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Intro To Philosophy 1030-202 Essay

Socrates was not a Sophist; he never took money for his teaching, and rejected sophistical arguments.For one thing, the sophists taught for money. Socrates did not. For another, the sophists used language to win arguments and to sway people’s opinion regardless of the truth. Socrates used language to attain the truth. Socrates lived as an independent man. he did not want to go under any category. He was not paid for his “irony” and maieutics. Therefore he was not a sophist, as being a sophist was having a profession. Socrates was genuinely worried about why the young men were so disappointing. Socrates’ young students had been a particular disappointment to him. If Socrates could figure out exactly how the fathers had failed to properly educate their sons, he could save the city and restore Athens to its former glory. Socrates’ interesting idea was that human excellence was really a kind of knowledge.

Sophists were skilled in elaborate argumentation; were they would try and make the argument they were focusing on the stronger side, even if it was wrong or weaker. This often made them seem devious as they were working only for the benefit of themselves and their students, who were aiming to become high profile speakers or politicians. Socrates was unlike this in that his main focus was not on argumentation or speaking, he rather focused on questioning virtues to understand morals and ethics. He believed that all opinions were valid which also opposed the views of the Sophists who assumed that the wisest of people were genuinely correct and only they had the ability to teach.

The main goal of socrates was unlike that of the sophists. The aim of the Sophists was varied around material possession and desire. They believed knowledge is a means to power and is to be used for political or material gain. Socrates believed his questions would encourage personal growth and create a better society as a whole who would understand philosophy and ethics. Him only questionig rather than focusing on teaching separates him from the Sophists. This is due to the fact that questioning isn’t a real method of teaching and Socrates himself stated “I know one thing, that I know nothing”. This puts him on the same level as his interlocutor and gives him an insight to other opinions.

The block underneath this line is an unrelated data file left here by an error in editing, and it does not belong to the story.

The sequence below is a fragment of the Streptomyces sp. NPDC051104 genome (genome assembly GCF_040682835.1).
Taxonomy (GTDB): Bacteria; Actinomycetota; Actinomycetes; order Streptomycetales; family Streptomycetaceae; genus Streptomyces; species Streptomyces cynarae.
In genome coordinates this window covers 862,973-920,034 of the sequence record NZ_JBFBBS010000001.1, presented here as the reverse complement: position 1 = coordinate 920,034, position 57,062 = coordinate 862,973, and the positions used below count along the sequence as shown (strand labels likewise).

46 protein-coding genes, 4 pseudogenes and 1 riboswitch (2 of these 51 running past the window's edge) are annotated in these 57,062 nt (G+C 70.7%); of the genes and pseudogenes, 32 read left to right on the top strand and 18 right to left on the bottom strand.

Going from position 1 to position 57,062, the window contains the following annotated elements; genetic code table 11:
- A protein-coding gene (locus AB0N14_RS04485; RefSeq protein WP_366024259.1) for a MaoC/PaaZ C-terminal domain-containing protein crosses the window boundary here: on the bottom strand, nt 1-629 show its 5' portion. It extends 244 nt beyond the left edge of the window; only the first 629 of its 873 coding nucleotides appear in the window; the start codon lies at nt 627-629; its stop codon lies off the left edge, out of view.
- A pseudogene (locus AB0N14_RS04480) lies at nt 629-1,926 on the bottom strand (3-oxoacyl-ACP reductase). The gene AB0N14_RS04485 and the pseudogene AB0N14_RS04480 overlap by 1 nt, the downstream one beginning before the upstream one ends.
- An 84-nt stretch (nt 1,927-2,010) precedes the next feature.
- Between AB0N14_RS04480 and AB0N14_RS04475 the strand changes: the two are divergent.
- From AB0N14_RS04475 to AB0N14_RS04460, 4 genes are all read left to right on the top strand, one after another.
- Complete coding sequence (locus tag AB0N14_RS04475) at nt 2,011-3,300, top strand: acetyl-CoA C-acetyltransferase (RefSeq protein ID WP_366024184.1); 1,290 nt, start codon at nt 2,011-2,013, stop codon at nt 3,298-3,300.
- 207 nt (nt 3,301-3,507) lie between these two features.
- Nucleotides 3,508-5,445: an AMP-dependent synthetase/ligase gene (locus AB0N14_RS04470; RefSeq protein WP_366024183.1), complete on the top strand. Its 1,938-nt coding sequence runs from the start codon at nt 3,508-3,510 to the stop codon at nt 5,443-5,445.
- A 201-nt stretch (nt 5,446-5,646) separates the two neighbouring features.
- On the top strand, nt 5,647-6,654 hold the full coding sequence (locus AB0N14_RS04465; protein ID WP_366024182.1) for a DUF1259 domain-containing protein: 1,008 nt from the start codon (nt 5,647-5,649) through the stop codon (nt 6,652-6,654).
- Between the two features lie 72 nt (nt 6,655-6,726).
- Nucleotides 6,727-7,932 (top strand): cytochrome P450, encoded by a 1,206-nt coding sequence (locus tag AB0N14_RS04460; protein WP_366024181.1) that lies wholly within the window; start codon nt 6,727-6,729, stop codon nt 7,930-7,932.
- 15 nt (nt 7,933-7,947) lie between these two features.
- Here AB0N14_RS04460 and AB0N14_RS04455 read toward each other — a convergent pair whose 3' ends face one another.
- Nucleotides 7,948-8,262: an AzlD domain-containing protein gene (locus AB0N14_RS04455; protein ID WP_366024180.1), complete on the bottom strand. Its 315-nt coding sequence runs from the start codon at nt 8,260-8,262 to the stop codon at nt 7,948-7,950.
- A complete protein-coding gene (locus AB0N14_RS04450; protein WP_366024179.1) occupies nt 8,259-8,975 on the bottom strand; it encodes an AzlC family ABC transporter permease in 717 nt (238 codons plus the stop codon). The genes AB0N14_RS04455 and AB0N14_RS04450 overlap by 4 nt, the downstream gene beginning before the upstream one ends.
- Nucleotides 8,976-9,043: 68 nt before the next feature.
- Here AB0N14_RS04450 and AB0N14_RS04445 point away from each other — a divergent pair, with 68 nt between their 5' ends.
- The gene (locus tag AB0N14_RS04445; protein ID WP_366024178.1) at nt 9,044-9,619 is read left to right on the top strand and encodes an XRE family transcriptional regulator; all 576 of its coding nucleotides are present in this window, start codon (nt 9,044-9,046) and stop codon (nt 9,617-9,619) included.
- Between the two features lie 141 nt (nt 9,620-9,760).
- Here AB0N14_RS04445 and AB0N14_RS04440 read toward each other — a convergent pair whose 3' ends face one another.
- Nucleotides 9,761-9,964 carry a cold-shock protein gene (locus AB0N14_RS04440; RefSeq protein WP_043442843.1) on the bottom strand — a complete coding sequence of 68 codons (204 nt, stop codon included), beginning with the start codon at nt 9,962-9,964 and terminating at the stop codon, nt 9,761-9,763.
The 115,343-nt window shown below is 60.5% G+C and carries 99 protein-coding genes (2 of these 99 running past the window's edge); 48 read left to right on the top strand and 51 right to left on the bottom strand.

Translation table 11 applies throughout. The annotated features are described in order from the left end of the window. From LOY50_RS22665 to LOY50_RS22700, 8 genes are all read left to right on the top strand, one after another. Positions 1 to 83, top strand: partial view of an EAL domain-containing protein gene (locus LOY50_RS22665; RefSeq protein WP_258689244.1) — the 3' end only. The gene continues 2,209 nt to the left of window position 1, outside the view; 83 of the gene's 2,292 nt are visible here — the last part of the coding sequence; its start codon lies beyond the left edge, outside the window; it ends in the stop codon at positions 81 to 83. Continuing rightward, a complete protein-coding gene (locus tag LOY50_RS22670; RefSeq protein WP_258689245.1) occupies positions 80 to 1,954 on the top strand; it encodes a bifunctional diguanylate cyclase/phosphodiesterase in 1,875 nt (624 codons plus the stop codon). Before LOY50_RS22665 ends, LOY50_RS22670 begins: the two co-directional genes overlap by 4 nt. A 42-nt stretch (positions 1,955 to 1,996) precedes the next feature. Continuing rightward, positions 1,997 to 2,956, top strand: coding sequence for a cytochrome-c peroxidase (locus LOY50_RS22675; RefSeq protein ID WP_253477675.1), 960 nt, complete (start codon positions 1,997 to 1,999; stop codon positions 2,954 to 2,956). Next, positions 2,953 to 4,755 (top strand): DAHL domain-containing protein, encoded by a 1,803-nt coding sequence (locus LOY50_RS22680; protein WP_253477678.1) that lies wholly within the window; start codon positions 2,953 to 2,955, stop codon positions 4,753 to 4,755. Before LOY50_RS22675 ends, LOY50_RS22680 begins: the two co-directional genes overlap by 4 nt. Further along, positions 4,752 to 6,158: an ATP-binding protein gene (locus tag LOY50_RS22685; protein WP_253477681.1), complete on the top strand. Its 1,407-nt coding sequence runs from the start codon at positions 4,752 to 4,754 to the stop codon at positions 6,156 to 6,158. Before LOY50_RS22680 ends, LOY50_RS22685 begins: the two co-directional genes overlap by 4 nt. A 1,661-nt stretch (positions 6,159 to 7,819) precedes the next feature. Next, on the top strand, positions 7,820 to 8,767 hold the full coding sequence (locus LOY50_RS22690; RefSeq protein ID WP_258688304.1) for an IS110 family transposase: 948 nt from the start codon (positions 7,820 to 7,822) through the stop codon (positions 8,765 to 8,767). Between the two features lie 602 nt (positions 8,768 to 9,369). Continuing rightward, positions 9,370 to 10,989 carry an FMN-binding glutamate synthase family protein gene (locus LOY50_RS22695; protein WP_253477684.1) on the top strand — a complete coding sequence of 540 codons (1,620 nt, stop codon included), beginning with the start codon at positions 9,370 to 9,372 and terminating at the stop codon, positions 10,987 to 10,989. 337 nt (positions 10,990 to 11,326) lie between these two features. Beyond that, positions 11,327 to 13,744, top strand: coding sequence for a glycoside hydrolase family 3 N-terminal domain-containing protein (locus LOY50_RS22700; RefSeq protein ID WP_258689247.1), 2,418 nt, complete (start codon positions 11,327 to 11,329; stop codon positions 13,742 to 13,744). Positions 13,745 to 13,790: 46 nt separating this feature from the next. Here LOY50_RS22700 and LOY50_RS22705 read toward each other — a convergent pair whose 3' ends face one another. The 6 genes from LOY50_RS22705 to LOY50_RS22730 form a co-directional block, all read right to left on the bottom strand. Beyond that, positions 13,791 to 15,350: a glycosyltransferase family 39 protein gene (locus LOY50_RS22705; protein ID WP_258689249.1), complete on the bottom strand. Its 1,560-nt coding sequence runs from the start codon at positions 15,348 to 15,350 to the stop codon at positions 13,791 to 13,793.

In Ancient Greece, the sophists were a group of teachers of philosophy and rhetoric. This group of Greek philosophers and teachers in the 5th century BC, who speculated on a wide range of subjects flawed arguments superficially correct in its reasoning, which deliberately invalid argument displaying ingenuity in reasoning in the hope of deceiving someone. There was a difference between the two, sophists showed that equally good arguments could be advanced on either side of any issue; they were skeptics who doubted that there could be any certain or reliable knowledge. On the other hand, socrates was committed to the pursuit of truth and considered it his mission to seek out certain knowledge. Unlike philosophers before them, Sophists claimed to be wise enough to teach whatever you might want to know as long as you. Socrates said he was a citizen of the world. Whether in Athens or elsewhere he was meditating, and he was helping others finding their true selves.

Furthermore, Socrates did not travel from city to city seeking new students to teach. He was the opposite in that he remained loyal to his home town of Athens. This is evident as he started becoming popular amongst the people who would often regard him as ‘annoying’. His popularity therefore proves that he wasn’t a travel like the sophists. Socrates has some attributes of the Sophists, such as having students, his overall method and aim was contrary to theirs. Socrates himself states in his apology “I do indeed admit that I am eloquent. But in how different a way from theirs!” which reinforces the fact that he may be good in rhetoric but his goal is not to teach argumentation and political skills. As a result it is clear that Socrates wanted to simply question people on ethics and morals and not teach for material or prolific gains.

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